Vet says pet will get flouride poisoning

Issues involving dental care. Questions, answers, theories, and evidence.
Why are pets put under general anesthesia when only sedation is necessary?

Vet says pet will get flouride poisoning

Postby drmalernee » Wed Aug 20, 2003 10:00 am

Client question e-mailed to me today


In speaking to people here at work in reference to the teeth solution I picked up for XXXX yesterday, a couple have decided to check with their Vets to get the solution. One Vet told a woman that it's not a good idea to use that daily, as the animal could get flouride poisoning. Is this a trueism, or is the solution weak enough to not matter? Just curious.


There are different types of fluoride used in dentistry. I Promote stannous not sodium fluoride because studies show it is safe (see first study below) and works better than other fluorides. (see study 1 below)

Fluoride tablets are being used as treatment for other non dental diseases (see study 2 below). The reason stannous fluoride is no longer used in most human tooth paste is because of accumulation of extrinsic tooth stain. (see study below) Crest toothpaste had stannous Fluoride in it when I used it as a child but the other types of fluoride leaves the teeth with less stain. (see study 1 below)
good luck,
art malernee dvm
study 1
J Clin Dent 1995;6 Spec No:54-8 Related Articles, Links

The clinical effect of a stabilized stannous fluoride dentifrice on plaque formation, gingivitis and gingival bleeding: a six-month study.
Perlich MA, Bacca LA, Bollmer BW, Lanzalaco AC, McClanahan SF, Sewak LK, Beiswanger BB, Eichold WA, Hull JR, Jackson RD, et al.
The Procter and Gamble Company, Sharon Woods Technical Center, Cincinnati, Ohio, USA.
The effects of a stabilized 0.454% stannous fluoride
After six months, the stabilized stannous fluoride dentifrice significantly reduced gingivitis and gingival bleeding by 20.5% and 33.4% compared to the sodium fluoride control group.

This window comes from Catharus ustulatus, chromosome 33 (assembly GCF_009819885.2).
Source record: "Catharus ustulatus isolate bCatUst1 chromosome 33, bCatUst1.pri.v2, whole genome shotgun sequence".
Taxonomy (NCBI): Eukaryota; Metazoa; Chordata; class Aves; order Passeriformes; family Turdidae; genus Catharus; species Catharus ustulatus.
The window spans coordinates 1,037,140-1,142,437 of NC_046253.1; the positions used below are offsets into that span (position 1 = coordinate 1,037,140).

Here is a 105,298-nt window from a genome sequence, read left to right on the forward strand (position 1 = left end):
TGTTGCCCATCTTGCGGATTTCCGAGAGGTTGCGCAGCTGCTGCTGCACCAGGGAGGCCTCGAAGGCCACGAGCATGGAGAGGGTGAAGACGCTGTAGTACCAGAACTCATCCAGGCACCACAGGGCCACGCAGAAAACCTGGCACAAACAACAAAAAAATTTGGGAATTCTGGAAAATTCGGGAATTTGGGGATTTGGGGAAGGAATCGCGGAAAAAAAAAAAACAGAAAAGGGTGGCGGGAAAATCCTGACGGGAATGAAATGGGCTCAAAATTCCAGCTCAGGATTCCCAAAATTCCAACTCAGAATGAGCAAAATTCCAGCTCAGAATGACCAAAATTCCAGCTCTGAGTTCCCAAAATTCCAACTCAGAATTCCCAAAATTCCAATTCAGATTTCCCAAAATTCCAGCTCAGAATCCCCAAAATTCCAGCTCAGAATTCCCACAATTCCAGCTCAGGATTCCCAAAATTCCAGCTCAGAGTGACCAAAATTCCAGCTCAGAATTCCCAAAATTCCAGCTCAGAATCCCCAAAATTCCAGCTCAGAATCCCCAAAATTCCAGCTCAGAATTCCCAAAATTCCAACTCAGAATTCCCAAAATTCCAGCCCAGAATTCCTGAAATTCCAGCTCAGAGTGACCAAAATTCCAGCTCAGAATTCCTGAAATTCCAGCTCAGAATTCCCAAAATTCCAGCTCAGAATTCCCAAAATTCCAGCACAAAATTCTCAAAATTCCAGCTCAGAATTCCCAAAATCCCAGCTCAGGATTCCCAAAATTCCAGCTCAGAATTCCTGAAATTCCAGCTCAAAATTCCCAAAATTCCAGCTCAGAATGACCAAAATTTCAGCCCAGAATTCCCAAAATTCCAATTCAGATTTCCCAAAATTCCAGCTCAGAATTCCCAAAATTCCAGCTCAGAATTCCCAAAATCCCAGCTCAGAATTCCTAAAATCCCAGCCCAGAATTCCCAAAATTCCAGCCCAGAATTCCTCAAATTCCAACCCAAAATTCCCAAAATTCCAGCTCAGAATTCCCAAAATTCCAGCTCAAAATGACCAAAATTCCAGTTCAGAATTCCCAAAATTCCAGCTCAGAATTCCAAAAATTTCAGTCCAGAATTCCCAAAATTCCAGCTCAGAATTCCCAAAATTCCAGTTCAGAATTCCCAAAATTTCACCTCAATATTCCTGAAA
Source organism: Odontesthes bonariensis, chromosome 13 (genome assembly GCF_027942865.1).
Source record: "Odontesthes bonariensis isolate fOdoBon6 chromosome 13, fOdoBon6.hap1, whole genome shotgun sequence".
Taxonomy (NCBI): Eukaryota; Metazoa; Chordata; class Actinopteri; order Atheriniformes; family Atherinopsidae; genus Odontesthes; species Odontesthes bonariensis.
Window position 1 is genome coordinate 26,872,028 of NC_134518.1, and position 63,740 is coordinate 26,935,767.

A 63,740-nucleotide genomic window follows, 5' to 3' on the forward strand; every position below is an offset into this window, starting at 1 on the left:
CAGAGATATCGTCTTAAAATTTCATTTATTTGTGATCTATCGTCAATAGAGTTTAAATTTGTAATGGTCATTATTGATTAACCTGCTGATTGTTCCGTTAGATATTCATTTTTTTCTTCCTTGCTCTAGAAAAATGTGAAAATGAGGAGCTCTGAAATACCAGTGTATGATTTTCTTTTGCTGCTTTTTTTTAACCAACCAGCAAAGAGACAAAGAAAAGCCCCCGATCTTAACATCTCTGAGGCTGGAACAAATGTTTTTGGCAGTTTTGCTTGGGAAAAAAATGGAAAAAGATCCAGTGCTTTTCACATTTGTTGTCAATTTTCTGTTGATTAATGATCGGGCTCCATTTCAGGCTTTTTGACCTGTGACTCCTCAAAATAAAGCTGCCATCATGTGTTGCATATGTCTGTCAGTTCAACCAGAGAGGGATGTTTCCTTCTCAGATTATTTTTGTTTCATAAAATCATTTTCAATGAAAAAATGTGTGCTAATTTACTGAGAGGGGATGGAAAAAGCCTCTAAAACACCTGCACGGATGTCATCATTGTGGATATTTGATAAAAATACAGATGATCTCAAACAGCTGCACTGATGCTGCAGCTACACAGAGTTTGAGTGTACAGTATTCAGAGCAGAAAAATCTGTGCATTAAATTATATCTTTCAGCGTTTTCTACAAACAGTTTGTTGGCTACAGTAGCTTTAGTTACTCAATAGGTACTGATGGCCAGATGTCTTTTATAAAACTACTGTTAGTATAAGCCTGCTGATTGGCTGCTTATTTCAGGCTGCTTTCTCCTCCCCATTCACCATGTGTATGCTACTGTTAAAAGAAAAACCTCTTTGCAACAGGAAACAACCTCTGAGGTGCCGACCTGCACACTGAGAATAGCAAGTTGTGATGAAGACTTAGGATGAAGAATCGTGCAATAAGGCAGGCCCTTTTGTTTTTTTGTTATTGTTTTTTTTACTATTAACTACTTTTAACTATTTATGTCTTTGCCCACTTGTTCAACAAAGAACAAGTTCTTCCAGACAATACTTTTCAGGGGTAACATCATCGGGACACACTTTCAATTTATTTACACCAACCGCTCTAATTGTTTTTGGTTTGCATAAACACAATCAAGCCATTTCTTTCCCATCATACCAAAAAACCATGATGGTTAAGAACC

As expected, accumulation of extrinsic tooth stain was greater in the stabilized stannous fluoride group
No unexpected nor clinically significant oral soft tissue health effects were associated with the use of the test dentifrices. The results from this clinical study demonstrate that over a six-month period, twice-daily use of a dentifrice containing 0.454% stabilized stannous fluoride significantly reduced gingivitis and gingival bleeding, relative to a 0.243% sodium fluoride control dentifrice.

study 2
1: Am J Otol 1986 Mar;7(2):121-5 Related Articles, Links

Sodium fluoride: effectiveness of treatment for cochlear otosclerosis.

Forquer BD, Linthicum FH, Bennett C.

We examined the effectiveness of sodium fluoride in treatment of cochlear otospongiosis in ninety-four patients with cochlear otosclerosis and ninety-eight patients with stapedial otosclerosis and sensorineural hearing loss. The drug halted or slowed the progression of sensorineural hearing impairment in 63% of the patients with cochlear otosclerosis and 46% of the patients with stapedial otosclerosis. The single factor that best predicted which patients would respond most favorably to treatment was rate of progression before treatment. Sodium fluoride therapy was successful for 79% of the patients losing their hearing at a rate of 5 dB or more per year at one or more of the speech frequencies. The finding that patients with more rapid rates of progression responded most favorably to sodium fluoride therapy suggests that patients with the most active otospongiotic processes will be the most responsive to treatment.

PMID: 3963156 [PubMed - indexed for MEDLINE]
Posts: 5
Joined: Sat Aug 16, 2003 8:01 am

anaerobic bacteria associated with canine periodontitis

Postby guest » Wed Jun 08, 2005 7:49 pm

Pigmented-anaerobic bacteria associated with canine periodontitis.
Vet Microbiol 106[1-2]:119-28 2005 Mar 20

Hardham J, Dreier K, Wong J, Sfintescu C, Evans RT
Pfizer Inc., Veterinary Medicine Research and Development, 301 Henrietta Street, Kalamazoo, MI 49001, USA.
The etiology of human periodontal disease has been the focus of considerable research, yet relatively little is known about the causative agents of companion animal periodontitis. In humans, Porphyromonas gingivalis, a black-pigmented anaerobic bacteria (BPAB), has been implicated as the primary periopathogen. It has been demonstrated that BPAB are also found in companion animal periodontal pockets. While some animal BPAB have been individually identified, a study to identify the most frequently isolated subgingival BPAB has not been completed using genetic tools. The objective of this work was to identify the types and relative frequencies of pigmented anaerobic bacteria found in the periodontal pockets of dogs. Porphyromonas salivosa, Porphyromonas denticanis (a novel species) and Porphyromonas gulae were found to be the most frequently isolated BPAB associated with canine periodontitis.

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